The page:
Bilibin works for the Tsar and his dinner

BILIBIN, Ivan (artist)

Uzhin 28 Marta 1910

[Dinner on 28 March 1910]

Publication: [Skt. Peterburg, 1910].

BILIBIN, Ivan (artist), Uzhin 28 Marta 1910

Fine example of this very rare Russian imperial menu, drawn by one o fthe greatest illustrators and artists of the time in Russia.

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Our Notes & References

Very rare and decorative imperial menu by “one of the greatest masters of the Russian romantic Art Nouveau style” (Maksakova). We could not trace any example in the great Russian libraries or museums, nor in WorldCat.

Held on Sunday, March 28, 1910 in the imperial residence of Tsarskoe Selo, this festive dinner was commemorating the creation of His Imperial Majesty’s Own Joined Infantry Regiment [Sobstvennyi Ego Imperatorskogo Velichestva Svodnyi Pekhotnyi Polk], 29 years earlier. Tsar Nicholas II wrote in his diary on that day: “at 11 o’clock I went with Dmitrii to the manège to the feast of the Joined Infantry Regiment. It presented itself in full, 8 units – splendid. Had breakfast in the Round Hall with the officers, their wives and those who had served before. Mum was there also and left at 6 o’clock […] At 11 I went to dinner at the Joined Regiment. After that Plevitskaia sang Russian songs, which I liked very much. The Romanians led by Leonardi played during the interval. But the singer had the greatest success. I returned home at about 6 o’clock”.

On the menu for the tsar: “tomato consommé, various pies, lobster, sauce provençale, cutlets of young lamb, turkey and thrushes, salad, ice cream with pineapple”.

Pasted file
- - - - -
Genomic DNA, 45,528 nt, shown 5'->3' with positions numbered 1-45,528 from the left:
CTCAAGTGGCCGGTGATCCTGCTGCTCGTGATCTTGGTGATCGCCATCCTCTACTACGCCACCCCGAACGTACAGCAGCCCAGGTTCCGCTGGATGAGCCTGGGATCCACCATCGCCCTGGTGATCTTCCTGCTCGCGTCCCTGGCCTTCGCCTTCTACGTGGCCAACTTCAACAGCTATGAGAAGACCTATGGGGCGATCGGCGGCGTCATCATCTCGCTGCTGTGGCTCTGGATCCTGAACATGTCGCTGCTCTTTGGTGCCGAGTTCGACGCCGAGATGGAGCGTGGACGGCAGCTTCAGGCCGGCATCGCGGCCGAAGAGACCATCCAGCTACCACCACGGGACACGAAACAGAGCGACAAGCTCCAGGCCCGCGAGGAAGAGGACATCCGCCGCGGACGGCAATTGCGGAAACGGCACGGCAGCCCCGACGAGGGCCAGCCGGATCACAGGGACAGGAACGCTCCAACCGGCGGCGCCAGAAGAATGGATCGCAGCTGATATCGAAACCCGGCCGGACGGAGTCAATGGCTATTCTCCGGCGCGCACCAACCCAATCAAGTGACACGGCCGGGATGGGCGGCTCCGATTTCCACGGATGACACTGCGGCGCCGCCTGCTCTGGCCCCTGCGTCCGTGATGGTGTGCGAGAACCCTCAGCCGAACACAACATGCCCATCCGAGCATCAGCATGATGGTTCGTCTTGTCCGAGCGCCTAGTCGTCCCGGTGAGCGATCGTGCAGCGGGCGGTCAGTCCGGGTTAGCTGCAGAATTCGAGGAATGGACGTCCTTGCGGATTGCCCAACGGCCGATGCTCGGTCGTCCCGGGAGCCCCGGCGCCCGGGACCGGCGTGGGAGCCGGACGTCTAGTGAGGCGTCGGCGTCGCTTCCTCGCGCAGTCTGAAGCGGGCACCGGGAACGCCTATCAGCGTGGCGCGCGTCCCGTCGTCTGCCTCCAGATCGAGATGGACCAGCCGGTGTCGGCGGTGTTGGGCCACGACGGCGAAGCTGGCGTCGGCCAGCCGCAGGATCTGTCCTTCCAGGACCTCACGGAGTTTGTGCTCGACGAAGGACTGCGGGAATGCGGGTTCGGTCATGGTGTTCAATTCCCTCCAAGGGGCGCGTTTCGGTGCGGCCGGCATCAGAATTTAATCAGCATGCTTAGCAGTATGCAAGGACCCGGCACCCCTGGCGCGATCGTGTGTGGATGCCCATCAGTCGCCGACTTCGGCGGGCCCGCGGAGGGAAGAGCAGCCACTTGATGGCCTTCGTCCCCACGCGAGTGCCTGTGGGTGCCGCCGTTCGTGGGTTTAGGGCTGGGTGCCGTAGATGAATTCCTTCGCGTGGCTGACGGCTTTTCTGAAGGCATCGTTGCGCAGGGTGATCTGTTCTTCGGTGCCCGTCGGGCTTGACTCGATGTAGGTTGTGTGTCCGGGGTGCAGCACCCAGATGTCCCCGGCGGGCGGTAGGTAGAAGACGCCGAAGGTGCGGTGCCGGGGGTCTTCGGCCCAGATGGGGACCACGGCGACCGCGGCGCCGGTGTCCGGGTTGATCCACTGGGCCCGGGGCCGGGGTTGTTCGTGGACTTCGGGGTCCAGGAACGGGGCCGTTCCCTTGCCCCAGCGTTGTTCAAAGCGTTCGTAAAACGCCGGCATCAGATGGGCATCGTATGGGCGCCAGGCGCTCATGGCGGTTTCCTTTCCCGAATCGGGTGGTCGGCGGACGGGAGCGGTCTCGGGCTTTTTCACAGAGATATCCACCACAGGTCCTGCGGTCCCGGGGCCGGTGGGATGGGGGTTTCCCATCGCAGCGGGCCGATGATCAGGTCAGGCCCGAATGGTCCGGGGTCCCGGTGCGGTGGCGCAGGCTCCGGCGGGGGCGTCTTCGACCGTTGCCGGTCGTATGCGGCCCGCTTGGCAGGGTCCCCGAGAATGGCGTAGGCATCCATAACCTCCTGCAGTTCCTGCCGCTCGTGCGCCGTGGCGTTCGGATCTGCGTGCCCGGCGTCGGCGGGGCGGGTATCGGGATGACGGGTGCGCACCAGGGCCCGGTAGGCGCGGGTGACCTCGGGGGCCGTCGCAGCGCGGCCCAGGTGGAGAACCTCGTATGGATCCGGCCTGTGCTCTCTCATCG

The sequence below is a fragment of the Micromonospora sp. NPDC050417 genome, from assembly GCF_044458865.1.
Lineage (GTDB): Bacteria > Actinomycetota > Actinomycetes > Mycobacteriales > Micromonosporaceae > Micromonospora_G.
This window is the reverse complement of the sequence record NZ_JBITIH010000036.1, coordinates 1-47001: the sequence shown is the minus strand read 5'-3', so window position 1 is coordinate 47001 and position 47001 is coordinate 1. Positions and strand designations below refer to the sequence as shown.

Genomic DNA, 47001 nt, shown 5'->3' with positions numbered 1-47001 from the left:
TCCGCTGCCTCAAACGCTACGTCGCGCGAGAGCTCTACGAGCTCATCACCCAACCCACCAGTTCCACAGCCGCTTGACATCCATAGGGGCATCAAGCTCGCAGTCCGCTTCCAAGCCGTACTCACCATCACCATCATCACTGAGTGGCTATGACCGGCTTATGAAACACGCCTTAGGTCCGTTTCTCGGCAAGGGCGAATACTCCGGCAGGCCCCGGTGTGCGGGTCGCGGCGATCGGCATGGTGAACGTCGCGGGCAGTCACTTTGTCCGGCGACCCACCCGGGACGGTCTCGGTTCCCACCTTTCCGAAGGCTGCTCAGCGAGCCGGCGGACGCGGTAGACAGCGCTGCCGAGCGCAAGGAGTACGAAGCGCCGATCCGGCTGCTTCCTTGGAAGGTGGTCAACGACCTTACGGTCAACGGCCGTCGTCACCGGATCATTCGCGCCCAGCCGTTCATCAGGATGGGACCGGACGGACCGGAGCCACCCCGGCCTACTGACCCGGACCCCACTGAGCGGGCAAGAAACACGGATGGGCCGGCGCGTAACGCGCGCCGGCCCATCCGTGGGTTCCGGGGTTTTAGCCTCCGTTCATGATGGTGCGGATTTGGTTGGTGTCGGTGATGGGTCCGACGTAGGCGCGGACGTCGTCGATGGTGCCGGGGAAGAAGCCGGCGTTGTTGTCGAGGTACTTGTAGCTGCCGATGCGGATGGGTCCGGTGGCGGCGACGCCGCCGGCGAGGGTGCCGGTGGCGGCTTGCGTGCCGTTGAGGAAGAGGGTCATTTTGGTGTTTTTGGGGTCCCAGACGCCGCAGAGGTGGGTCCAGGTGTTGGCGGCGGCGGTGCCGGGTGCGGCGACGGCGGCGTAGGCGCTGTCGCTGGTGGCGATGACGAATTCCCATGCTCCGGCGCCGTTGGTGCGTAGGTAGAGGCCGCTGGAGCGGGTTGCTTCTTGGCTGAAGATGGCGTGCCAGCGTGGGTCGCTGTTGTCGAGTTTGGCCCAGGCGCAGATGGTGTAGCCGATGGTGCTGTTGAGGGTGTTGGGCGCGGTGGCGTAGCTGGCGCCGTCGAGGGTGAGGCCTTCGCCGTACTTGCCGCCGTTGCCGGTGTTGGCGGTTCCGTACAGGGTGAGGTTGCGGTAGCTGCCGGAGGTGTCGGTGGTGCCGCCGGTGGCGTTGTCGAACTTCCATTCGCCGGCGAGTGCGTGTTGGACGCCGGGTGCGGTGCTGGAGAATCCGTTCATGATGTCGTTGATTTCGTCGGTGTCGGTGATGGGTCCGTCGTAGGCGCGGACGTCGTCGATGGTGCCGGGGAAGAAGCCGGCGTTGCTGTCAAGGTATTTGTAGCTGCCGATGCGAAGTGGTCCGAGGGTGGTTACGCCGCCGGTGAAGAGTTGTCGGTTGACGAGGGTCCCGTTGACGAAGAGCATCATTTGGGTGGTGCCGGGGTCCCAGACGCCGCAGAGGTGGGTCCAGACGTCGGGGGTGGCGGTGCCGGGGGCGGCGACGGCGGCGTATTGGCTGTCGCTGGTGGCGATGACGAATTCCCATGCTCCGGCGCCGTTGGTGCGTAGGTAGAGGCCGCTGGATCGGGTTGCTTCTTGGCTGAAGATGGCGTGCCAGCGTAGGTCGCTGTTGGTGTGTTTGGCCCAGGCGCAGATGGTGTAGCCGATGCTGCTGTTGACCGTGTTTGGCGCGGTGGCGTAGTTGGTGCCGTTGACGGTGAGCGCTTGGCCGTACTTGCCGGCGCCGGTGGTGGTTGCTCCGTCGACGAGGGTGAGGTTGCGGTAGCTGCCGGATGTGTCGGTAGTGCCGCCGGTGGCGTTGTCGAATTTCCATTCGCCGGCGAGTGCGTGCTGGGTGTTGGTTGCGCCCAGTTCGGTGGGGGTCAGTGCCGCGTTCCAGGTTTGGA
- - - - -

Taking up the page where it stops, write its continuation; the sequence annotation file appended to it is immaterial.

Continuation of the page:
A leading member of the important ‘World of Art’ [Mir Iskusstva] group, the then already famous artist Bilibin (1876-1942) chose to depict the Russian imperial double-headed eagle soaring above a vast oak tree — a symbol of royal power and strength — supported by two lions. In the middle of the tree is a roundel with an eagle holding a sword and shield. The entire composition is rendered in tricolour of the Russian imperial flag — black, yellow and white, with touches of red for the menu text, the coat of arms with Saint George on the imperial eagle’s chest, and the militant eagle in the roundel. The decorative style is reminiscent of Russian popular lubok prints and Nordic-Carolingian bestial imagery, while the intensity of the rich composition is representative of Bilibin’s style.

This seems to be the earliest of three menus designed by Bilibin: we could indeed trace two other menus by him, one in 1912 and the other, more common, in 1913 for the celebrations of the 300-y. reign of the Romanovs. (Unlike ours, we could trace these menus in the collections of the greatest Russian museums.) It is also interesting to note that our design was reused three years later for a charity concert programme held in Yalta on 24 September 1913.

By 1910 Ivan Bilibin had already become prominent for his colourful illustrations to Russian fairy tales and theatrical decorations, all executed in a highly ornamental manner inspired by folk and mediaeval art he viewed during his ethnographic expeditions to the Russian North. After the Revolution, Bilibin lived in exile for many years, and returned to his homeland in 1936; he died during the siege of Leningrad in February 1942.


Maksakova M. M., “Skazochnyi mir Ivana Bilibina”, Komissiia po delam Rossiiskoi Federatsii UNESCO.

Mironenko S. V., Dnevniki Imperatora Nikolaia II, Rosspen, Moskva, 2013.

Item number



Physical Description

Chromolithographed narrow broadside (49.5 x 19.5 cm).


Kept in a later glazed frame.


In fine condition, with just some light toning and creases.

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